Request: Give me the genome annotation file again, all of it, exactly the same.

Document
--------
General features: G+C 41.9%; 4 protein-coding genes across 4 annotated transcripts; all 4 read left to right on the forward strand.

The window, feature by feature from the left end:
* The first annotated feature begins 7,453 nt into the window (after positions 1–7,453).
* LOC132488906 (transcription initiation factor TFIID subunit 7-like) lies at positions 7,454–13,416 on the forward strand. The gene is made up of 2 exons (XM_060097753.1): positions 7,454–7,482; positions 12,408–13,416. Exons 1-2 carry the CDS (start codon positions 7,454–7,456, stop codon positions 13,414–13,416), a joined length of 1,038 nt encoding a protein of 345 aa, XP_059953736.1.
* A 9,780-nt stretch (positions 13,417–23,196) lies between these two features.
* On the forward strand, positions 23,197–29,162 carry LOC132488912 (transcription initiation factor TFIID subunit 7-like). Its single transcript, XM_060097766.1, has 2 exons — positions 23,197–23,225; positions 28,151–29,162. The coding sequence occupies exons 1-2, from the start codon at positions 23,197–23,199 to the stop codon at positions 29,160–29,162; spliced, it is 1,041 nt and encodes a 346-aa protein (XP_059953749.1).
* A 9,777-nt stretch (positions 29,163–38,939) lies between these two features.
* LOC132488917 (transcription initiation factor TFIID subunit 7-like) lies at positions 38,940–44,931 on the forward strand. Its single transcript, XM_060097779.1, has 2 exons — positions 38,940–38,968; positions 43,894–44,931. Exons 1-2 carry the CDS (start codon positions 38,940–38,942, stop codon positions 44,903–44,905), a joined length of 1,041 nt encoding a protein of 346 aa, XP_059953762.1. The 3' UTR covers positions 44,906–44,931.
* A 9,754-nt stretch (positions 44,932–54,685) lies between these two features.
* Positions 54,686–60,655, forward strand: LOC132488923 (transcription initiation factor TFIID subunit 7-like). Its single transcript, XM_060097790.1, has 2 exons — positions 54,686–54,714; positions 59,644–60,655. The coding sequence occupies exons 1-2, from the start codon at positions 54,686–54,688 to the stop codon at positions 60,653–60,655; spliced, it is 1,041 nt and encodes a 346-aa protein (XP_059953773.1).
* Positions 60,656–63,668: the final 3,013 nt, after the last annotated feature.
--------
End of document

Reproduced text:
General features: G+C 41.9%; 4 protein-coding genes across 4 annotated transcripts; all 4 read left to right on the forward strand.

The window, feature by feature from the left end:
* The first annotated feature begins 7,453 nt into the window (after positions 1–7,453).
* LOC132488906 (transcription initiation factor TFIID subunit 7-like) lies at positions 7,454–13,416 on the forward strand. The gene is made up of 2 exons (XM_060097753.1): positions 7,454–7,482; positions 12,408–13,416. Exons 1-2 carry the CDS (start codon positions 7,454–7,456, stop codon positions 13,414–13,416), a joined length of 1,038 nt encoding a protein of 345 aa, XP_059953736.1.
* A 9,780-nt stretch (positions 13,417–23,196) lies between these two features.
* On the forward strand, positions 23,197–29,162 carry LOC132488912 (transcription initiation factor TFIID subunit 7-like). Its single transcript, XM_060097766.1, has 2 exons — positions 23,197–23,225; positions 28,151–29,162. The coding sequence occupies exons 1-2, from the start codon at positions 23,197–23,199 to the stop codon at positions 29,160–29,162; spliced, it is 1,041 nt and encodes a 346-aa protein (XP_059953749.1).
* A 9,777-nt stretch (positions 29,163–38,939) lies between these two features.
* LOC132488917 (transcription initiation factor TFIID subunit 7-like) lies at positions 38,940–44,931 on the forward strand. Its single transcript, XM_060097779.1, has 2 exons — positions 38,940–38,968; positions 43,894–44,931. Exons 1-2 carry the CDS (start codon positions 38,940–38,942, stop codon positions 44,903–44,905), a joined length of 1,041 nt encoding a protein of 346 aa, XP_059953762.1. The 3' UTR covers positions 44,906–44,931.
* A 9,754-nt stretch (positions 44,932–54,685) lies between these two features.
* Positions 54,686–60,655, forward strand: LOC132488923 (transcription initiation factor TFIID subunit 7-like). Its single transcript, XM_060097790.1, has 2 exons — positions 54,686–54,714; positions 59,644–60,655. The coding sequence occupies exons 1-2, from the start codon at positions 54,686–54,688 to the stop codon at positions 60,653–60,655; spliced, it is 1,041 nt and encodes a 346-aa protein (XP_059953773.1).
* Positions 60,656–63,668: the final 3,013 nt, after the last annotated feature.